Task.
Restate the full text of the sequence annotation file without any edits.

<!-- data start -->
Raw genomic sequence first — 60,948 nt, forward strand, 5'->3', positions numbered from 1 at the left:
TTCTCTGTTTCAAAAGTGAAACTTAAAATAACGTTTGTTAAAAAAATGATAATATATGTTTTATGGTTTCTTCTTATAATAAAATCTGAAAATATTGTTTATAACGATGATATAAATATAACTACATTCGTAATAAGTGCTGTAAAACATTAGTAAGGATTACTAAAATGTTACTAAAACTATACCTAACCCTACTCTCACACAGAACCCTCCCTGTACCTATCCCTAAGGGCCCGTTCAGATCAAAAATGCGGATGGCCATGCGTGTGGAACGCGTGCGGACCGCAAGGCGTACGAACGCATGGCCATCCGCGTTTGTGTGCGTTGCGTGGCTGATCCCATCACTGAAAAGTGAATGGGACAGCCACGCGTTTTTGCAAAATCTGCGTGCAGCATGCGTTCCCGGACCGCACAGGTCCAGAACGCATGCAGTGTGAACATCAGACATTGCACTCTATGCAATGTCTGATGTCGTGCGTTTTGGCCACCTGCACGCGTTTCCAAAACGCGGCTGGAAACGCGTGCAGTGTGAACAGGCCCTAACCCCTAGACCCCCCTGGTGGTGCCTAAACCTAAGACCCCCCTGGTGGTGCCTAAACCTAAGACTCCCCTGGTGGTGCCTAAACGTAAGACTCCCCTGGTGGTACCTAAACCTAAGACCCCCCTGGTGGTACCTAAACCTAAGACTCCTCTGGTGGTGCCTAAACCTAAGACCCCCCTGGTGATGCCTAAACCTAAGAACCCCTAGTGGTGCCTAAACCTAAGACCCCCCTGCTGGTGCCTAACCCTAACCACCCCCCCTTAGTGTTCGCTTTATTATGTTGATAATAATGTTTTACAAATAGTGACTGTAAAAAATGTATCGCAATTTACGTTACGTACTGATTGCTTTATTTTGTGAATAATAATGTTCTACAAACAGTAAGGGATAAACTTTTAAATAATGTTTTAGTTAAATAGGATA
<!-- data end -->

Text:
Raw genomic sequence first — 60,948 nt, forward strand, 5'->3', positions numbered from 1 at the left:
TTCTCTGTTTCAAAAGTGAAACTTAAAATAACGTTTGTTAAAAAAATGATAATATATGTTTTATGGTTTCTTCTTATAATAAAATCTGAAAATATTGTTTATAACGATGATATAAATATAACTACATTCGTAATAAGTGCTGTAAAACATTAGTAAGGATTACTAAAATGTTACTAAAACTATACCTAACCCTACTCTCACACAGAACCCTCCCTGTACCTATCCCTAAGGGCCCGTTCAGATCAAAAATGCGGATGGCCATGCGTGTGGAACGCGTGCGGACCGCAAGGCGTACGAACGCATGGCCATCCGCGTTTGTGTGCGTTGCGTGGCTGATCCCATCACTGAAAAGTGAATGGGACAGCCACGCGTTTTTGCAAAATCTGCGTGCAGCATGCGTTCCCGGACCGCACAGGTCCAGAACGCATGCAGTGTGAACATCAGACATTGCACTCTATGCAATGTCTGATGTCGTGCGTTTTGGCCACCTGCACGCGTTTCCAAAACGCGGCTGGAAACGCGTGCAGTGTGAACAGGCCCTAACCCCTAGACCCCCCTGGTGGTGCCTAAACCTAAGACCCCCCTGGTGGTGCCTAAACCTAAGACTCCCCTGGTGGTGCCTAAACGTAAGACTCCCCTGGTGGTACCTAAACCTAAGACCCCCCTGGTGGTACCTAAACCTAAGACTCCTCTGGTGGTGCCTAAACCTAAGACCCCCCTGGTGATGCCTAAACCTAAGAACCCCTAGTGGTGCCTAAACCTAAGACCCCCCTGCTGGTGCCTAACCCTAACCACCCCCCCTTAGTGTTCGCTTTATTATGTTGATAATAATGTTTTACAAATAGTGACTGTAAAAAATGTATCGCAATTTACGTTACGTACTGATTGCTTTATTTTGTGAATAATAATGTTCTACAAACAGTAAGGGATAAACTTTTAAATAATGTTTTAGTTAAATAGGATA